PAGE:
So many patterns, so little time! On my last big purge of patterns, when we were talking about moving out of our last home, I purged over 400 patterns. Do I miss any of them? No. I managed to keep what I wanted. Just recently, as I've been stuck in a less active mode post surgery, I've been perusing my patterns once again. I find I am buying far less these days. I think I am buying more wisely and more specifically. Gone are the days of pattern hoarding just because they are cute or wonderful. Admittedly, my grandchildren are grown and I am out of that "buying for the future" stage. I do wish I had bought more Daisy Kingdoms at that time and I do wish I had bought every Issey Miyake pattern I every laid eyes on. Treasures both, and quite valuable today!
Going thru my current pattern stash of a far smaller amount than I used to have, I really came across only one that I will donate. That surprised me. I expected to pass on more than that. I have culled my resources to what seems to be a nicely working commodity. In going thru my boxes things became rather evident and I thought I'd share some thoughts with you, in particular about patterns worth seeking and keeping.
These are the patterns I make over and over. They tend to be of very simple lines, easy to construct and easy to play with creatively. Important is that I am satisfied with the fit which is usually worked out with a muslin on the first go round and may be tweaked upon each further iteration, as weight comes and goes. These are the patterns that have the torn and turned edges on the pattern evenvelopes from all of their use. I eventually make oak tag or vellum copies of them as they get so worn from cutting and that works out really well. Examples of this are my Picasso pants, the Eureka top, the Button front skirt, the formerly McCalls and now Butterick work shirt and Vogue 9305 which I like to use for Collage.
One Garment, Multiple Versions
If you can latch on to a couple of these, one in pants, one in tops, you will need little else when it comes to patterns. These are wonderful. These are the patterns like Simplicity 8922 that give you one garment, perhaps a pair of drawstring pants, but with multiple looks.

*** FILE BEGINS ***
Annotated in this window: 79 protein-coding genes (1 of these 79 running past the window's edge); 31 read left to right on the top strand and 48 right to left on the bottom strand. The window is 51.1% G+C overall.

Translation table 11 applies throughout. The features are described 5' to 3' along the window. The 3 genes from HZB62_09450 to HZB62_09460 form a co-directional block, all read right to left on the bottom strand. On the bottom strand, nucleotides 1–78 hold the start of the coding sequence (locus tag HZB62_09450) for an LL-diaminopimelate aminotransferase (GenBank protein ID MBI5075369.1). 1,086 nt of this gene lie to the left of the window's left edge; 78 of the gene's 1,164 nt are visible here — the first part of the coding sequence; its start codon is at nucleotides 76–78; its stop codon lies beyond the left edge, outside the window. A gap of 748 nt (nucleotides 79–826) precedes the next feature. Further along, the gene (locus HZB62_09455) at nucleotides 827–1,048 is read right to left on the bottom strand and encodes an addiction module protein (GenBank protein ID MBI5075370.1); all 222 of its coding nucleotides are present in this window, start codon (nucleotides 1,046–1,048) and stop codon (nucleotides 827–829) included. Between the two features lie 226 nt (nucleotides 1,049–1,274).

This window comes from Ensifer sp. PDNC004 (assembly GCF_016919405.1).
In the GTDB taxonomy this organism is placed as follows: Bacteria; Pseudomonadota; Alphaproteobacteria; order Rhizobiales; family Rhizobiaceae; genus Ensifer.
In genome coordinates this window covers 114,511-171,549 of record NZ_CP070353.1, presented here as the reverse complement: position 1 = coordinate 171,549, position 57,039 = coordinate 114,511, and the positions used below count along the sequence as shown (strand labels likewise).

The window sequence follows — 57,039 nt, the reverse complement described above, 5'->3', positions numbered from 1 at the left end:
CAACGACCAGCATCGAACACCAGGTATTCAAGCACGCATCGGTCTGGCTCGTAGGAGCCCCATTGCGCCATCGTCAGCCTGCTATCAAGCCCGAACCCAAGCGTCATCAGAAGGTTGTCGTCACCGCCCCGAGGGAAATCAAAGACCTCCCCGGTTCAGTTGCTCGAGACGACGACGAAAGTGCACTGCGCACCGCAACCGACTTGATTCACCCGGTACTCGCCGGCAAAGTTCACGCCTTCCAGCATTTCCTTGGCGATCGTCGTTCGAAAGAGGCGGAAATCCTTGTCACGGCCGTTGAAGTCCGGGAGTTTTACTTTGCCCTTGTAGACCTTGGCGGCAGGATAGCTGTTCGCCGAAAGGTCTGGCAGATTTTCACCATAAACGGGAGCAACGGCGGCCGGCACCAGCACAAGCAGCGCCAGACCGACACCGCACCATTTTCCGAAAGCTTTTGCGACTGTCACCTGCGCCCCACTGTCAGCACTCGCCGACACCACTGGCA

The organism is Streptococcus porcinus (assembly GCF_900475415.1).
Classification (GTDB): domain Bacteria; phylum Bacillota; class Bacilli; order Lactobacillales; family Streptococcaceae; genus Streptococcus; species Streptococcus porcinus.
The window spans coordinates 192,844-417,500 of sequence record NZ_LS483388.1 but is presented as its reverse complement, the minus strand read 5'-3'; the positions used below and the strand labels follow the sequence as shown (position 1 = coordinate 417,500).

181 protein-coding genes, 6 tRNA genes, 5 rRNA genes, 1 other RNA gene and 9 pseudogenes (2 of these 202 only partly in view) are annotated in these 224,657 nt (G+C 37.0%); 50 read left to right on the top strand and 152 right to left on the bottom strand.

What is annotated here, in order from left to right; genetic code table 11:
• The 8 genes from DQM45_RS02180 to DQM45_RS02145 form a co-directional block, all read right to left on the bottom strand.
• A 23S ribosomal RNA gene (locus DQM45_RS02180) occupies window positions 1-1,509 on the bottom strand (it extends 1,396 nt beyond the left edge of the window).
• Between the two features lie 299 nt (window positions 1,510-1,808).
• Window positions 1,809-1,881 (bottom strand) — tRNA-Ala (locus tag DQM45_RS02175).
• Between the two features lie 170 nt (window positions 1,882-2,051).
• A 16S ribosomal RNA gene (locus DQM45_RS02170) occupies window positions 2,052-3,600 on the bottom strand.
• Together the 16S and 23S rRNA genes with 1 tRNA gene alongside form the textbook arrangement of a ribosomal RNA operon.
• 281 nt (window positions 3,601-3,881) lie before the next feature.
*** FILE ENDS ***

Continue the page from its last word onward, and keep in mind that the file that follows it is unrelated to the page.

There are four really unique hem band treatments on these pants or you can also just lengthen the leg portion of the pant for a great straight leg pant. I just finished a wonderful ponte pair, my first pair of rayon ponte pants and I love them. I've made them in a viscose as well and plan to make a leopard pair for the holidays. I've even used these to make pants liners.
Memory and Milestone Patterns
These are the patterns that one day, when your kids clear out your "stuff", they will find them and be triggered into a wonderful memory. It could be their wedding gown, their first formal, the silly Halloween costume you made when they were seven, or the funny hunting hat you made their dad. He looked silly in it but wore it anyway. You can't throw those out. I would suggest you make a little note about those and tuck it inside for the eventual new owner or just interested other who decides to take a look inside your memory pattern. It could make their day and bring some warmth to their heart. You can't purge these just yet, at least I can't.
There are also the patterns that, as Paul Anka so beautifully sang, light the corners of our lives. Your first woolen winter coat that you tailored to a tee with such pride. Maybe it's a Chanel jacket, one you learned in class from a reknown teacher and that you spent over a hundred hours on. Perhaps it was the first beautifully fitted, body snugging knit dress that so previously intimidated you. Could it be the first time you made a REAL bag, hardware, zips and all? Or was it your turn at hat making and the special pattern with all versions and views on it?
These can also be those great, challenging designer patterns from Vogue, maybe your first one. My first was my wedding gown. Wish I had that one! These are all milestone patterns, patterns that taught you valuable new skills that would bump you up levels of sewing knowledge. I have those and keep them out of sentimentality and a love of our craft. They remind me of where I came from and how far I've come. What was a milestone pattern in the early years pays dues to what is a milestone decades later. I keep them to keep my sewing feet grounded and to mark the sewing journey I've been on.
Patterns can mark the corners of our lives. Keep them as they touch your heart. Discard those that don't. Don't hesitate to put notes on or in them. Let the next owner know how this pattern affectd your life and maybe will theirs. Collect them to honor your favorite designers. It's always OK to collect special things and gifted designers deserve our honor. Enjoy your patterns and happy sewing............Bunny